For faster ARM Powered laptops, smartphones, servers and more, Nandan Nayampally, GM & VP of ARM’s Compute Processing Group announces the ARM Cortex-A75 and ARM Cortex-A55, the new fastest performance, most power efficient ARM designs for high end performance and for mid-range to entry level processing, the first processors launched on ARM DynamIQ technology, designed from the ground up for AI improvements, low latency, acceleration connections, ARM Cortex-A75 delivers 50% improvement in raw integer performance, even greater gains for specialized workloads at given nanometer manufacturing, with these also working even better on newer smaller nanometer manufacturing making these all that faster. ARM Cortex-A75's new performance enables faster ARM Powered Laptops and Smartphones with faster performance and better power efficiency, also suitable for infrastructure (servers, networking, more) and self driving cars and other uses in the automotive industry. ARM Cortex-A55 provides the new LITTLE to Cortex-A75’s big, with 2.5x the power efficiency of its predecessor, bringing performance to the edge across a variety of applications and performance points from IOT edge gateways to mainstream. Combining the two new CPUs in a DynamIQ big.LITTLE cluster gives you multiple configurations, and specifically doubles performance in a 1+7 configuration for example.
Official video of the ARM Press Conference at Computex 2017 in Taipei
source: ARM Taiwan on Facebook
Trying out Space Pirate Trainer on the HTC Vive at the Sandisk booth.
Marvell AndromedaBox Networking Edge development board, following the http://96boards.org size but with larger ports than the initial 96boards spec, it that can be configured to be used in many applications such as mobile NAS (network-attached storage), IoT gateways, home cloud server etc. The board features the 64bit dual-core ARM Cortex-A53 Marvell Armada 3700 processor, PCI-E 2.0 support, a USB 3.0 port, a SATA 3.0 port, a Gigabit Ethernet port, WiFi 802.11ac built in, 8GB of eMMC memory, and Bluetooth 4.2.
The projector shown first is Acer's Predator Z850 model, capable of projecting ultra-wide aspect ratio a 120" screen at 47cm distance. Rated for a brightness of 3000 lumen, the 1080p projector features an Ethernet port, USB port, and dual HDMI inputs, as well as three different modes of projection for particular game scenes. Also on display is Acer's Predator gaming line, including a tablet, a phone, desktops, laptops and monitors (with nVidia's G-Sync technology).
Director of marketing at Marvell SoC product line, here introducing the Marvell Armada 7040 and 8040, featuring dual or quad-core ARM Cortex-A72 configurations with Marvell MoChi and FLC Architecture. The demo quad-core board is shown running two virtual machines with a stress test for two cores. The board comes in 12Gbps (7040) and 24Gbps (8040) variants for network data processing, with a separate IC die for handling network functions. Prospective applications include 4-way NAS devices, network switches, running 3x(4x4) 802.11ac routers etc.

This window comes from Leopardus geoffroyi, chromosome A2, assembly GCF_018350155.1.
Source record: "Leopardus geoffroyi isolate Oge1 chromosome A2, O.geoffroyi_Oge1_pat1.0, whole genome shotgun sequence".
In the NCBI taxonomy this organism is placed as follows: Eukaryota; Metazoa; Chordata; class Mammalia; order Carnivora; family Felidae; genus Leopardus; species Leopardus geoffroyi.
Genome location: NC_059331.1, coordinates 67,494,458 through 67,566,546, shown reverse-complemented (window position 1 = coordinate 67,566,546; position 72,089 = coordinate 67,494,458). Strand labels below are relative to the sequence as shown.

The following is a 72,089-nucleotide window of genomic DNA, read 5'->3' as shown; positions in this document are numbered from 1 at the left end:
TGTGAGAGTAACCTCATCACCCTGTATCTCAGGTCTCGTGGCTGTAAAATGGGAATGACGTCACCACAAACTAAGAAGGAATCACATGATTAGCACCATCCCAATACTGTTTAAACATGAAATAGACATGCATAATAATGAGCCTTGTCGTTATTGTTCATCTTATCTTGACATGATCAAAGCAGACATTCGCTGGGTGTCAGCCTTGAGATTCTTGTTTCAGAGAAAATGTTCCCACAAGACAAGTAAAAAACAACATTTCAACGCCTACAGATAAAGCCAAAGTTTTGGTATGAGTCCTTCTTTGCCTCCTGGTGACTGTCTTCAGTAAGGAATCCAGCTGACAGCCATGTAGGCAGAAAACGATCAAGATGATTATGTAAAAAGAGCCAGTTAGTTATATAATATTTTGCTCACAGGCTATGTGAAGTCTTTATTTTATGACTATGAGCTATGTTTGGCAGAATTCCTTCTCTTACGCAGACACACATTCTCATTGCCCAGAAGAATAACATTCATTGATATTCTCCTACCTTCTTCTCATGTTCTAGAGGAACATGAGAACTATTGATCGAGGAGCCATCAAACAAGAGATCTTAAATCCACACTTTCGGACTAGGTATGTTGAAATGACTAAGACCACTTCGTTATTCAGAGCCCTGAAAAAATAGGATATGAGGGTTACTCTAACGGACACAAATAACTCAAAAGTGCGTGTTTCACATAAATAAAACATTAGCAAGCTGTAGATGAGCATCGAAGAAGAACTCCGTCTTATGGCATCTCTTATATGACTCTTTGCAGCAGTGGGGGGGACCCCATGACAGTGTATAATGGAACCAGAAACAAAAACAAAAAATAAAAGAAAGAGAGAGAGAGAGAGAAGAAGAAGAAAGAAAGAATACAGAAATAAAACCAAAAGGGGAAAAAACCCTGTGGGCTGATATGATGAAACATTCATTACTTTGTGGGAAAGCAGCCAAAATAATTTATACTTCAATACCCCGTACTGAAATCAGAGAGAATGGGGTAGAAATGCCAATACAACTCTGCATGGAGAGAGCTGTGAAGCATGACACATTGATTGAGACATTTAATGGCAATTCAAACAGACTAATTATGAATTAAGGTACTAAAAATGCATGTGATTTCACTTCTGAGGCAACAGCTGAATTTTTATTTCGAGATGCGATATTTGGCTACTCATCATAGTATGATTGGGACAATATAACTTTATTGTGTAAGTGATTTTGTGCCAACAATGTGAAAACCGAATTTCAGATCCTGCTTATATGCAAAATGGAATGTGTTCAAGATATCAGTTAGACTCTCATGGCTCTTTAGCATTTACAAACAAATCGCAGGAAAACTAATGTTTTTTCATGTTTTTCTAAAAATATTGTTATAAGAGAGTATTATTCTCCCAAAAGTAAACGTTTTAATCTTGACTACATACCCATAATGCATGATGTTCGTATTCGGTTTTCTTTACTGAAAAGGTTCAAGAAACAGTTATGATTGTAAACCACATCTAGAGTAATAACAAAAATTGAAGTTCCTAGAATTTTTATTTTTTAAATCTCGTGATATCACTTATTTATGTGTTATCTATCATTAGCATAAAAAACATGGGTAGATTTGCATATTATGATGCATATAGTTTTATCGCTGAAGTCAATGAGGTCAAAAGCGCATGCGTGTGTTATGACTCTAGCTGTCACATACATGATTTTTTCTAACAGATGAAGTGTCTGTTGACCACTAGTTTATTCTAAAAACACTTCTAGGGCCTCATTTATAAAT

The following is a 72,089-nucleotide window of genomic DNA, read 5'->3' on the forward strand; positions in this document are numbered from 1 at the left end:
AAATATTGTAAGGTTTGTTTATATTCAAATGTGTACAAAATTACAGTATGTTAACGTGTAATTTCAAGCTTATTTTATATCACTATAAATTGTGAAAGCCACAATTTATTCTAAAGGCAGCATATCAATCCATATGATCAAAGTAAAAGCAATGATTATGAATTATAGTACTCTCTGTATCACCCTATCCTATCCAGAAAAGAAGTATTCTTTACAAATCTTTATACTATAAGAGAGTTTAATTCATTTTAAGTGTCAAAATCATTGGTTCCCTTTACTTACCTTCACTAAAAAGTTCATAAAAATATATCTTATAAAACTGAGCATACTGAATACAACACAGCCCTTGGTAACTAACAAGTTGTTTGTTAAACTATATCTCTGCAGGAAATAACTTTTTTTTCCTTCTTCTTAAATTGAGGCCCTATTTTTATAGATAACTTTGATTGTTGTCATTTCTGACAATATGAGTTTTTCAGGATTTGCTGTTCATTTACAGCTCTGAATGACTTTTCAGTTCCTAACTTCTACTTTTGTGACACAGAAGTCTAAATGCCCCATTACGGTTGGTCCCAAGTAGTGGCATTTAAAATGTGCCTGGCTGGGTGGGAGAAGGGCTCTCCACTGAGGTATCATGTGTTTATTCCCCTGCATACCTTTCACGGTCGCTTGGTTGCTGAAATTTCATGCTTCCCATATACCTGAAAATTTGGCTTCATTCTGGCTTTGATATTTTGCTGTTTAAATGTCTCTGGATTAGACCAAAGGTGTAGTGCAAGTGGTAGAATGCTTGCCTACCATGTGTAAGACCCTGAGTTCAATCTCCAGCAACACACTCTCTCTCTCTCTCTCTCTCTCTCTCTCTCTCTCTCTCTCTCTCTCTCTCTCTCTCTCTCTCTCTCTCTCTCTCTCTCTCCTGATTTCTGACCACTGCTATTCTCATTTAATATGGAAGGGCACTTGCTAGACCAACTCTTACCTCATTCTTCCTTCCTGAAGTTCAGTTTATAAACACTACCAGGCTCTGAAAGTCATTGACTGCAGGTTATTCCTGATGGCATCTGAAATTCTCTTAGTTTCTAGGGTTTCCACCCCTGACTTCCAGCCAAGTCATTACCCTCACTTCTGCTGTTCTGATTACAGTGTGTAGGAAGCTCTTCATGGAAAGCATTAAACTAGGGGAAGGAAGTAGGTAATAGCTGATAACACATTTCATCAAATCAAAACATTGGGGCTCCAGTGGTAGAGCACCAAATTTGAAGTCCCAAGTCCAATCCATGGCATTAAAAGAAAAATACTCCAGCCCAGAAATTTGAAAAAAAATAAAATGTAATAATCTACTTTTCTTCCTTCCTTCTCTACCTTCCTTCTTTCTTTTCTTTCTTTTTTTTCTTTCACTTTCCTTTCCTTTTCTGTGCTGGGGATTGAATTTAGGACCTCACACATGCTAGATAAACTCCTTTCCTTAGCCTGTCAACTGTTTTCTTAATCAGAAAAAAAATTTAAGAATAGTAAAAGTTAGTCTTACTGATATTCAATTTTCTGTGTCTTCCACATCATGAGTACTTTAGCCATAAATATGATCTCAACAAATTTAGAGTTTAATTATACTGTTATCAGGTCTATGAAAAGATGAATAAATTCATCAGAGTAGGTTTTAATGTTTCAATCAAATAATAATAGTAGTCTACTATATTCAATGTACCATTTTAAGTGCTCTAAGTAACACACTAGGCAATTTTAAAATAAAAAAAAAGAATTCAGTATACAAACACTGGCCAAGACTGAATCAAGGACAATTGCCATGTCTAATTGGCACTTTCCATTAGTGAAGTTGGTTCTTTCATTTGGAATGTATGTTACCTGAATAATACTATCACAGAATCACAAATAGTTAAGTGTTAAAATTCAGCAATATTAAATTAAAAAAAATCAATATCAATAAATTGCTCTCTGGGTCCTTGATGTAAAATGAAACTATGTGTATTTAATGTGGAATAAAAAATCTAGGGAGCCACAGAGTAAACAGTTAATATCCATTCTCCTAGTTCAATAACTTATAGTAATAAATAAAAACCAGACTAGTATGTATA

On display here is the SECO UDOO x86, a computer along the lines of Raspberry Pi that combines a processor (a 2.56GHz 14nm quad-core Intel 64-bit part), RAM (up to 8GB), and storage (8GB eMMC upgradable to 32GB). The board features WiFi, Bluetooth 4.0 (integrated Intel Curie microcontroller), and a fanless design. It can drive up to 3 4K displays via the 1xHDMI and 2XMini DisplayPorts. It is intended for use as a Windows/Linux/Android x86 computer, or as a development board for universities and students. The basic version starts at US$89.
The Acer Chromebook 14 ($274 at Amazon) is a Chrome OS device that comes fully finished in metal for around US$300. Equipped with 14" 768p (1366x768) or 1080p (1920x1080) pixel display, dual or quad-core Intel Celeron processors, 4GB RAM, 16/32GB of Flash storage, 2xUSB 3.1 ports, the Chromebook 14 is meant primarily for web usage and light office applications. Claimed battery life is up to 14 hours for the lower-resolution version.
Synology, a Taiwan-based company specializing in NAS (network-attached storage) devices, has on display their RT2600ac router. The router is claimed to have a throughput of 2600Mbps. Equipped with four antennae, four LAN ports, 1xUSB2.0 port, 1xUSB3.0 port, and an SDHC card reader. The router runs Synology's OS for routers, dubbed Synology Router Manager (SRM) 1.1, that allow for features such as being able to roll back files on the network to their previous versions and load balancing between different network inputs. The router can accept multiple internet connections including cellular data dongles via USB.
Displayed here is Marvell's broad range of network switch solutions running ARM processors. The first board uses dual-core ARM Cortex-A9. has 24x10Gbps Ethernet ports and two additional 40Gbps ports. Marvell's ARM CPUs come embedded with their security engine that allows for monitoring data activity. We also see their prosumer range meant for professional use, with support for a 10Gigabit port.